Current account expenses, which include non-cash items, were $1.27 billion. Current expenditure was $1.12 billion, about $60 million more than Government had budgeted.
Revenue totalled $996.7 million, some $60 million short of what Government had projected. This represented an increase of $78.7 million (8.6 percent) from fiscal 2009/10 for which balances were restated due to changes in accounting methods used.
Total borrowing was $944.5 million at the end of fiscal 2011.
The accumulated deficit, which includes pensions and other employee future benefits, stood at $1.29 billion by the end of March.
So-called net debt (which includes pensions and other employee future benefits) was $2.1 billion.
For the fourth successive year, Ms Jacobs Matthews issued a qualified opinion on the audited accounts for the Consolidated Fund, based on her opinion that there were serious deficiencies in internal controls in the management of certain capital development projects. Her report has not yet been tabled.
“The Government recognises that the Auditor General's recommendations provide the opportunity to refine and enhance government processes,” Ms Cox said in a statement.
“The Government will work with the Auditor General and take the required steps to ensure that this qualification is removed in the future, in the same manner we did when actions were taken on qualified accounts in 2000 and on other previous occasions.”
The accounts revealed that total employee costs were $599.7 million, or 47.1 percent of total expenses, compared to $577.4 million in the previous year. Included in this amount is $151.6 million of “non-cash retirement benefit expenses”.
Grants and contributions expenses were $277.1 million, while professional services were $119.1 million.
Interest payments on Government's long-term debt were $58.7 million, compared to $35.1 million a year earlier.
“There is no doubt that the global recession is having a negative impact on government finances worldwide and Bermuda is not unique in facing the economic challenges that are being faced globally,” Ms Cox said.
“I wish to assure the public that the Government is sensitive to the challenges which may arise when deficits reach short-term peaks, however the Government is moving ahead with a credible plan for medium-term fiscal consolidation in order to reduce public debt and to keep the Country on a sustainable fiscal path.”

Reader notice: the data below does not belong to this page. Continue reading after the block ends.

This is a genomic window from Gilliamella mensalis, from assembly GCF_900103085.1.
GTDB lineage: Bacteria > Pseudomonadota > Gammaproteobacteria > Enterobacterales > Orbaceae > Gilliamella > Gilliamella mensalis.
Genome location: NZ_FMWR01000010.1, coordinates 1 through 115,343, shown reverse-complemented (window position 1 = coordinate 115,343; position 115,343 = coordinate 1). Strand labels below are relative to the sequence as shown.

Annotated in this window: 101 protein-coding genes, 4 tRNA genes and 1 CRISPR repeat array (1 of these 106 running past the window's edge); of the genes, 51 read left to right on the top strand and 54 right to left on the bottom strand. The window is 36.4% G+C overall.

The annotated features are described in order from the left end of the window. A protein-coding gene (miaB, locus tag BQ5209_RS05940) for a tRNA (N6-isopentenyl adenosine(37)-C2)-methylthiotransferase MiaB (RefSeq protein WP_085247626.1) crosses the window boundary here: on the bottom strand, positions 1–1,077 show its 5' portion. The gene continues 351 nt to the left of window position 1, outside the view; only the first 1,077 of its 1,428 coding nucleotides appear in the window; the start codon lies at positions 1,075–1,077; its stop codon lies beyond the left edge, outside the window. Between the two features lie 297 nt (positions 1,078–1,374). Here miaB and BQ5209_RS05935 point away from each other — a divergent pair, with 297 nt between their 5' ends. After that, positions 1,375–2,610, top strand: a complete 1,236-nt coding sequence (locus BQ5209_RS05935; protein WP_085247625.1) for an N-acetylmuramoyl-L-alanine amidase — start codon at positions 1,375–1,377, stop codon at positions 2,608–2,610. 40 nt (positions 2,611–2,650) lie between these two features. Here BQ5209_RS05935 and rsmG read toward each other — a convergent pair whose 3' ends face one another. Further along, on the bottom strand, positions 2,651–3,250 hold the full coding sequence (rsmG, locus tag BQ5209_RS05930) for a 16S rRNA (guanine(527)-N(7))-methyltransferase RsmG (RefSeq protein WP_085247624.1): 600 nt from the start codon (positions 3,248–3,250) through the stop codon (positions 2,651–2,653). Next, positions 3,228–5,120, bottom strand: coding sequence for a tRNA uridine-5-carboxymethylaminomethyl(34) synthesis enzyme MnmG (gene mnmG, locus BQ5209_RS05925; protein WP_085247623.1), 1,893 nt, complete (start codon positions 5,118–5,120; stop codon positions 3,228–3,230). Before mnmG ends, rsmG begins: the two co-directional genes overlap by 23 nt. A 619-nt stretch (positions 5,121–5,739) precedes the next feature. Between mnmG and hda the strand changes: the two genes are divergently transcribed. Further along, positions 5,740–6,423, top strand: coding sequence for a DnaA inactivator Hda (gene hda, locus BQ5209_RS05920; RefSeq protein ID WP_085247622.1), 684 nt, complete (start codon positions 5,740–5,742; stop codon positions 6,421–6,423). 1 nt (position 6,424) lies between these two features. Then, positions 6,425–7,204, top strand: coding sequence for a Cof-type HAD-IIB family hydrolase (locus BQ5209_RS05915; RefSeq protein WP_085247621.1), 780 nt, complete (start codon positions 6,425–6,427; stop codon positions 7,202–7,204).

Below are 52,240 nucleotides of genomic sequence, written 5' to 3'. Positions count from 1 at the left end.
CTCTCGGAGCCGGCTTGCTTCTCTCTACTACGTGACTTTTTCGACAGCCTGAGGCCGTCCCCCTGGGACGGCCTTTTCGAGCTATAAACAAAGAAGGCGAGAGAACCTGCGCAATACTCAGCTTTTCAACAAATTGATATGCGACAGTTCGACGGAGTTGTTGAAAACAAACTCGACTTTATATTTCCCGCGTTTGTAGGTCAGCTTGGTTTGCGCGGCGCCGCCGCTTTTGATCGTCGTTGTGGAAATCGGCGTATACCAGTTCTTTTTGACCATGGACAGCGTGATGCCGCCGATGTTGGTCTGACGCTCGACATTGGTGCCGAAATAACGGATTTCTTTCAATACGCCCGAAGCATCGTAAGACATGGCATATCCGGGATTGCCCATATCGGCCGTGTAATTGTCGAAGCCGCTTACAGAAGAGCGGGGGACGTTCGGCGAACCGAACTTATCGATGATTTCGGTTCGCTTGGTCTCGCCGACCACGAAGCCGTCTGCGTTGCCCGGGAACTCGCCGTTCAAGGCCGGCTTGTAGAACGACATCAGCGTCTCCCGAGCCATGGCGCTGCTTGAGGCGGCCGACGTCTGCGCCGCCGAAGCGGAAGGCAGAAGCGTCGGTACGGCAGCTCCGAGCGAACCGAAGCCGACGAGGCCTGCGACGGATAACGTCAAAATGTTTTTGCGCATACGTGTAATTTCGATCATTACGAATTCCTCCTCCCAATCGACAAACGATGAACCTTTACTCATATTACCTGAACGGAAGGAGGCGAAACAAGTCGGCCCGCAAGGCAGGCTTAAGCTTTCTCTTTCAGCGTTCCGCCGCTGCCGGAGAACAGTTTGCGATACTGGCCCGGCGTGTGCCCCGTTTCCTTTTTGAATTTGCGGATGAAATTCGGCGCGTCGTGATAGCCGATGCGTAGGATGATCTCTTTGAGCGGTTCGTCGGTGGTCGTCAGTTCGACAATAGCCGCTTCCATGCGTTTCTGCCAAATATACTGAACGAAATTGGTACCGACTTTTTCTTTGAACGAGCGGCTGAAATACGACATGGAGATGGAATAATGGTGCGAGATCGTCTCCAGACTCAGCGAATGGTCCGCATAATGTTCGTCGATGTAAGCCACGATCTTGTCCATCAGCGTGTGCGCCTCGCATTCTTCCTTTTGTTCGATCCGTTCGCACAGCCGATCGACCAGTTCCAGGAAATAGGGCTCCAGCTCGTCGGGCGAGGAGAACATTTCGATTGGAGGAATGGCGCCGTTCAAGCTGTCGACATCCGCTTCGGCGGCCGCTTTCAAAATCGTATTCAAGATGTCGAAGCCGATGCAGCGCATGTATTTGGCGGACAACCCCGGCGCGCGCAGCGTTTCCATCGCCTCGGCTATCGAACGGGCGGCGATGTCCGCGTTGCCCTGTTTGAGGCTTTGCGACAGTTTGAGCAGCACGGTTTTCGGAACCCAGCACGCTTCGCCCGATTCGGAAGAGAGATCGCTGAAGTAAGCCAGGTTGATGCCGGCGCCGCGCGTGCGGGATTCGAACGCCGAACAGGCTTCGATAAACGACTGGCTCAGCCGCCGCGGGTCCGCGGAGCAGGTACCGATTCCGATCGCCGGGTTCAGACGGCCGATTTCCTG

Ms Cox added: “It is important to note that when the 2010/11 Budget estimates were made in February 2010, it was against the background of an array of very challenging economic and financial circumstances. Following the financial crisis that swept the world beginning in 2008, the broad consensus of economists and policymakers was that the global economy was again expanding. However at this juncture, the national economy of Bermuda was still struggling to overcome the adverse effects of the recession.
“In 2010, the Bermuda economy contracted by 0.7 percent measured in current market prices. When adjusted for inflation, the level of economic activity or real GDP decreased by 1.9 percent. Employment fell by 3.6 percent and the official unemployment rate was 6.0 percent in accordance with the 2010 Census. Total employment continued to shrink at a decelerating pace in 2011. Several of the major economic indicators such as air visitor arrivals, construction activity and retail sales declined in 2010.
“In the Government's view, with the fundamentally weak fiscal position, it was important to support public sector spending in support of the long-term health of the economy and in order to pay for the increased public services desired by the public; accordingly the Government strengthened its tax base by increasing various taxes.”